Red Wing Park is one of my favorite places to visit when I crave a short walk. Or when I’m in the mood for butterflies. Yesterday, I discovered several new attractions, including lotus blooms in an artificial pond and a skink basking on the pond’s rock border.
Butterflies were out in droves, even a few species I have never seen before. (Add these to the Snowberry Clearwing Moths in yesterday’s post…)
I caught several images of a large, unfamiliar swallowtail. I can’t tell if these are Pipevine Swallowtails or Spicebush Swallowtails. Maybe both species were present? Any ideas?
One individual had a mangled hindwing, with more than half of the wing amputated. In marked contrast to the other butterflies, this one struggled in flight. It flailed and fluttered along in short spurts, stopping to perch on flowers rather than hovering as it drank. It continued to feed and flirt with its companions, but it was decidedly less agile.
As far as wing injuries go, this was as bad as I’ve seen. I felt an uncomfortable surge of empathy, and I couldn’t help but wonder if the wound was painful. The encounter has turned me philosophical.
It’s just a butterfly. An insect. An ephemeral creature, at best. And yet, its fate affected me. I am reminded of that jaded cliche about chaos theory, the one where a butterfly flaps its wings in one part of the world, causing an alteration in the weather pattern of another part of the world. What of this butterfly’s damaged wing? What currents of change might eddy in its wake?
Publication note: My poem “The Road” was published at vox poetica this week. It is now posted on the poemblog. Many thanks to editor Annmarie Lockhart!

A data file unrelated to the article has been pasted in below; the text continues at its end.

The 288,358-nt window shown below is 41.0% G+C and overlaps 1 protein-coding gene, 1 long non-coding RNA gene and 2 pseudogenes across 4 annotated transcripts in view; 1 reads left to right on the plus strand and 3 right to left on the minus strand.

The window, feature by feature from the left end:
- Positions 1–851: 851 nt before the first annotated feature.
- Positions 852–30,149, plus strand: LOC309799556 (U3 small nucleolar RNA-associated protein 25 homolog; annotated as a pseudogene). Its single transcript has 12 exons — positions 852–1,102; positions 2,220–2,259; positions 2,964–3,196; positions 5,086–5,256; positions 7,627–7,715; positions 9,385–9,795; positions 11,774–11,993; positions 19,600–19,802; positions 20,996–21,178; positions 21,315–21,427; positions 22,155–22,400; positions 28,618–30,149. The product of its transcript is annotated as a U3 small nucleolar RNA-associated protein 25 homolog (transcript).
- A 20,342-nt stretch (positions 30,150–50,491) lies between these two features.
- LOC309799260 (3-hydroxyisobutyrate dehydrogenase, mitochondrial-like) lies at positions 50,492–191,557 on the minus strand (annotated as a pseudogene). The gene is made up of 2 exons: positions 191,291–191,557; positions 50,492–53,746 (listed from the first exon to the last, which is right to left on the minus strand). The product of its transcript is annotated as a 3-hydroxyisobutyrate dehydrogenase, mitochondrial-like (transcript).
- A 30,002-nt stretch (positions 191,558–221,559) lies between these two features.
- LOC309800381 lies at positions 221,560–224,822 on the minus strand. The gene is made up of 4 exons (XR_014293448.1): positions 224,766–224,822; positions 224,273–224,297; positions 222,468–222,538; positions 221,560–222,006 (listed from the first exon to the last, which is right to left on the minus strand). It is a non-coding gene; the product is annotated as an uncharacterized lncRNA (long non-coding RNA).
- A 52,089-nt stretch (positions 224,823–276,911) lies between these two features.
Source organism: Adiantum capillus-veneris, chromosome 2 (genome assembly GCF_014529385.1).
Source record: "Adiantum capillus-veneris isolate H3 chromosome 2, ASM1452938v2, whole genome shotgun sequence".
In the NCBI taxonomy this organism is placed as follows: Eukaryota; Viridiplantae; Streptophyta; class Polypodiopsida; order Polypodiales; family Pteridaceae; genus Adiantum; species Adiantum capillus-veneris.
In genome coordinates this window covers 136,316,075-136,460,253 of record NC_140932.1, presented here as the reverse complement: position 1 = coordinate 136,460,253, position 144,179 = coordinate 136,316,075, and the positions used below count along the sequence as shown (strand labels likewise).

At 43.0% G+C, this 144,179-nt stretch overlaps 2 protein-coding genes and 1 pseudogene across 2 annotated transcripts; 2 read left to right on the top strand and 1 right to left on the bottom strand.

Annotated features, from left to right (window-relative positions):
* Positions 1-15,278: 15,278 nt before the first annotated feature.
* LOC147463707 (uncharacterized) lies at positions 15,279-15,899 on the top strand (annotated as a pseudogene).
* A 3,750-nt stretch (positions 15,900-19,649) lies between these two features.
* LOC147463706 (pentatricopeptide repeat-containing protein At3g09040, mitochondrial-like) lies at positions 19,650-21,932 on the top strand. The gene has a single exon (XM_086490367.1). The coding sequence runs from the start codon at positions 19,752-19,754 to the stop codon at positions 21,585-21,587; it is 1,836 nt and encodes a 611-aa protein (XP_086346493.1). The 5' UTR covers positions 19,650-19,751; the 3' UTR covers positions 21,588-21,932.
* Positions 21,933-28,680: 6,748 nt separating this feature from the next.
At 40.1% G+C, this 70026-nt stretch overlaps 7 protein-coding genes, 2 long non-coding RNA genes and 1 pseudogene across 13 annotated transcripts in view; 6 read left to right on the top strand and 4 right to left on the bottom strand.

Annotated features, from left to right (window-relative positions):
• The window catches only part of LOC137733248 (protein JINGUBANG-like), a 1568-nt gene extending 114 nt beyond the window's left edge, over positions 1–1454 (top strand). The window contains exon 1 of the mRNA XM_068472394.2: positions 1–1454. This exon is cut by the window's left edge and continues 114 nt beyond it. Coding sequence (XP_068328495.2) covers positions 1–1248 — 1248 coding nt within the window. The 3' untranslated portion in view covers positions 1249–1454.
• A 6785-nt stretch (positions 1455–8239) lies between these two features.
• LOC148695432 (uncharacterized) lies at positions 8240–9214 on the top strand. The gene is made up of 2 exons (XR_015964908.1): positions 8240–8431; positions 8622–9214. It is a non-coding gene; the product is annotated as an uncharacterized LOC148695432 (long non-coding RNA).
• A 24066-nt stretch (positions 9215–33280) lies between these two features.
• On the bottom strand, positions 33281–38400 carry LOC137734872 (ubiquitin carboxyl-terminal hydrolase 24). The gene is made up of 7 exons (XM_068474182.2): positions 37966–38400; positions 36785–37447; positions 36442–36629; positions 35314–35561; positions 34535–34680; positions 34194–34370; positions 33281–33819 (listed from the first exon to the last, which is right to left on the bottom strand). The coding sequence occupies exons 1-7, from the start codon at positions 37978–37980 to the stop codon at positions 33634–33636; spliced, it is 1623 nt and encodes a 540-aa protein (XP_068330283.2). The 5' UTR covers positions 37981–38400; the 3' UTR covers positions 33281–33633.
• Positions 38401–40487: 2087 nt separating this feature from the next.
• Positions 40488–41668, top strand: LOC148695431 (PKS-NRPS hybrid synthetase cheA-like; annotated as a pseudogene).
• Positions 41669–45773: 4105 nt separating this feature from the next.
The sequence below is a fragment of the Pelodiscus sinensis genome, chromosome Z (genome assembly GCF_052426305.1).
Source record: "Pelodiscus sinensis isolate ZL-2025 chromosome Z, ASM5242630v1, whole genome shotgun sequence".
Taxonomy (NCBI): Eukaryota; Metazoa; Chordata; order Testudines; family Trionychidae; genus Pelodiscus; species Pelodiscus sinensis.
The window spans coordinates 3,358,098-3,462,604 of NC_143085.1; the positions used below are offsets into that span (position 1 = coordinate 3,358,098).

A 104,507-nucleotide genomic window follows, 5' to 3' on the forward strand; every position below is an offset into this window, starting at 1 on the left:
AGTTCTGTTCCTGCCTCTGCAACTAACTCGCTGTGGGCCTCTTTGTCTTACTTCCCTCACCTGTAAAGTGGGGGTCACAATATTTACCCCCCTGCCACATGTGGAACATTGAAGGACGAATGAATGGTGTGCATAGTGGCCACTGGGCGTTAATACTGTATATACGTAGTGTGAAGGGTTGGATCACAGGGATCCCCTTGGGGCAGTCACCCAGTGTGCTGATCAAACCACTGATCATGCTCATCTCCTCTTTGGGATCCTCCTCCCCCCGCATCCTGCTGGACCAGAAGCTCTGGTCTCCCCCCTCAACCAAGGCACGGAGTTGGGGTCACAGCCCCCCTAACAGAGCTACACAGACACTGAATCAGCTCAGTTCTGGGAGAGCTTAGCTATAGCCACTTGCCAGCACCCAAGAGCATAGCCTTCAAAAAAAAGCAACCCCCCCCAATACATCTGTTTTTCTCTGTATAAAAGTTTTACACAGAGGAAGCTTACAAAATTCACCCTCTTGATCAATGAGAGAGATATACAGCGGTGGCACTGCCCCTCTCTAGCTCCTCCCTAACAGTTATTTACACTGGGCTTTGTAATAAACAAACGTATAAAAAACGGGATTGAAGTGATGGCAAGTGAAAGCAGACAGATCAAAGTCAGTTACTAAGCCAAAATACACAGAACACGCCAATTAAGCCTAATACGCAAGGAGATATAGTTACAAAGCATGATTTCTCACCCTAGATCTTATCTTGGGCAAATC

I hate seeing damaged insects, too. I’m not sure which butterfly you have there, but I love the lotus photo and the skink!
Oh–I pressed the comment button before I had writted how much I enjoyed your poem. It is so sweet and sad and simply powerful. How I loved these lines, especially:
‘The girl skipped across for an apple
The next day her shoes sparkled
And the following, she departed’
Beautiful thoughts on the butterfly with the damaged wing, Rae. It is certainly something to think about … that we should stay aware of our natural surroundings as much as possible and try not to damage them.
Congrats on your publication!
Your photos always bring me back to nature and restore my sense of wonder. Thank you,
If the flutter of a butterfly’s wing flap in one part of the world affects climate in another, what is wrought by a jet engine, a Ferris Wheel’s turn, indeed, a child blowing out a birthday candle? This question has puzzled me for years.
And, yes! I do have too much time on my hands!